WARNING: Contains Disturbing Imagery. Discretion is advised.
art by Kim Holm (@denungeherrholm)
Liam’s chores were done and he was thrilled. Usually it took him until just before dinner due to his “wandering eye and curious temperament” as his grandmother often put it whenever Liam would complain about his lack of free time. But, by some Irish luck and determination, Liam finished everything he had to do before noon. He traipsed through the woods that ran along the south side of his grandparents’ farm. He loved it out there. On days like this, he’d play pretend - imagining himself as Sir Lancelot racing through the trees to save Guinevere from a venomous dragon, or as Robin Hood leading his band of Merry Men to overturn Prince John. Today, though, he was just himself enjoying the bright sunlight through the trees.
It was as he bent down by a fallen log and tried to break off a long slightly bent branch to use a possible sword or just something to swish around when he saw it. Quickly he crouched down behind the log, hoping it hadn’t seen him. Carefully, he peeked over. About 200 feet away was a beautiful white horse. The gap in the branches above it made a column of light hit the animal perfectly and made it seem like the horse was glowing. Liam stared. The horse was facing away from him, its head low as it grazed, so he couldn’t see its face, but he knew if it stood tall there would be a long spiraled horn rising from its forehead.
Liam slowly rose to his feet, his eyes fixed on the beast. He was about to lift a leg to step over the log when the branch he’d considered using as a toy and was now using as support snapped with a loud, dry CRACK. As if the sound was a gunshot, the unicorn bolted away and quickly disappeared back into the forest. Liam cursed at himself and checked the spots on his forearms where they’d scraped against the log’s bark when he’d fallen. They were pink and raw and stung painfully, but he wasn’t bleeding. Cursing again, he decided to turn back. The rest of the day he read on the farmhouse porch, but his mind couldn’t focus well as it dwelled on the unicorn.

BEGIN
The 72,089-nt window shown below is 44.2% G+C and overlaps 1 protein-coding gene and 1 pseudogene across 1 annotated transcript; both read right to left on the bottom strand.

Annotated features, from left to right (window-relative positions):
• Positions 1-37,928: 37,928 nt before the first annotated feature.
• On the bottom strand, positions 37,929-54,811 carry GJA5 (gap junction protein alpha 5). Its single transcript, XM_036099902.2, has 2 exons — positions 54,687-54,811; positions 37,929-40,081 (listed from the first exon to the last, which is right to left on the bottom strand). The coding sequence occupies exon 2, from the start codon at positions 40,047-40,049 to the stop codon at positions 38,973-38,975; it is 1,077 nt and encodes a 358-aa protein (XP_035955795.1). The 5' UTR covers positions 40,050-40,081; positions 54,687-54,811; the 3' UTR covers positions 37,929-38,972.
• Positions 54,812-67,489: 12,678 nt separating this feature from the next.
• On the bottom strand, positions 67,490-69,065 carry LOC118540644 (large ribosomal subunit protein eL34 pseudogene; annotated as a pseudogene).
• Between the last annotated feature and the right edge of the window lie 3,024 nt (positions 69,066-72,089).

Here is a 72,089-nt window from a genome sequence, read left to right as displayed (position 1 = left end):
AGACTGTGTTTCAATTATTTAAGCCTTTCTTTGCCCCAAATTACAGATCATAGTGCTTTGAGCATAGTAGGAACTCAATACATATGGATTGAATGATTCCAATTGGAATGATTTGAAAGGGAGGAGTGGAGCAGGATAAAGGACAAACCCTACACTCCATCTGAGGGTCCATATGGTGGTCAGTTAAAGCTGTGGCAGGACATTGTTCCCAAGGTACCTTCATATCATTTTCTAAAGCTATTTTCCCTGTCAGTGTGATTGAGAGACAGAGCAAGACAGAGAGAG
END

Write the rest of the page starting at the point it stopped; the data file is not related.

“How was your day, Liam?” asked his grandmother as she ladeled hot stew into his bowl. “Got your chores done early I saw.”
“Yes, Gran. I had fun,” Liam said, his thoughts elsewhere.
“Could’ve used you today,” Liam’s grandfather said as he sat down and took his cap off and put it on the table beside his bowl. “Had two dozen fence posts needing cleaning and renailing. Could’ve used the help.”
“Now, Colin,” Liam’s grandmother snapped as she ladeled stew into his and her own bowls. “The lad is here visiting us to enjoy his summer with us. Not be a free laborer to you. Now get that hat off my table. I won’t be eating with your sweaty cap near my silverware.” Liam’s grandfather grunted but said nothing in reply as he put the hat on the floor by his feet. “Good,” Liam’s grandmother nodded, “who would like butter for their bread?”
After dinner, Liam’s grandparents sat in the living room. The old radio crackled with music as his grandmother embroidered bees and flowers on a piece of linen and his grandfather worked on his daily crossword puzzle. His grandfather kept an unlit pipe clenched in his teeth. Liam’s mother had told Liam that his grandfather quit smoking the day Liam was born but kept the pipe “for sentimental reasons”. The house and his grandfather still smelled like rich tobacco - albeit dulled only slightly from the ten years since the old man’s last puff on the old wooden pipe. While his grandparents sat in their armchairs, Liam sat on the floor with his back against the couch. He had a book open on his lap but as he stared at the pages, he only thought of the unicorn’s white mane and glowing body.
“Is everything alright, Liam?” his grandmother asked a couple hours later as she tucked him in.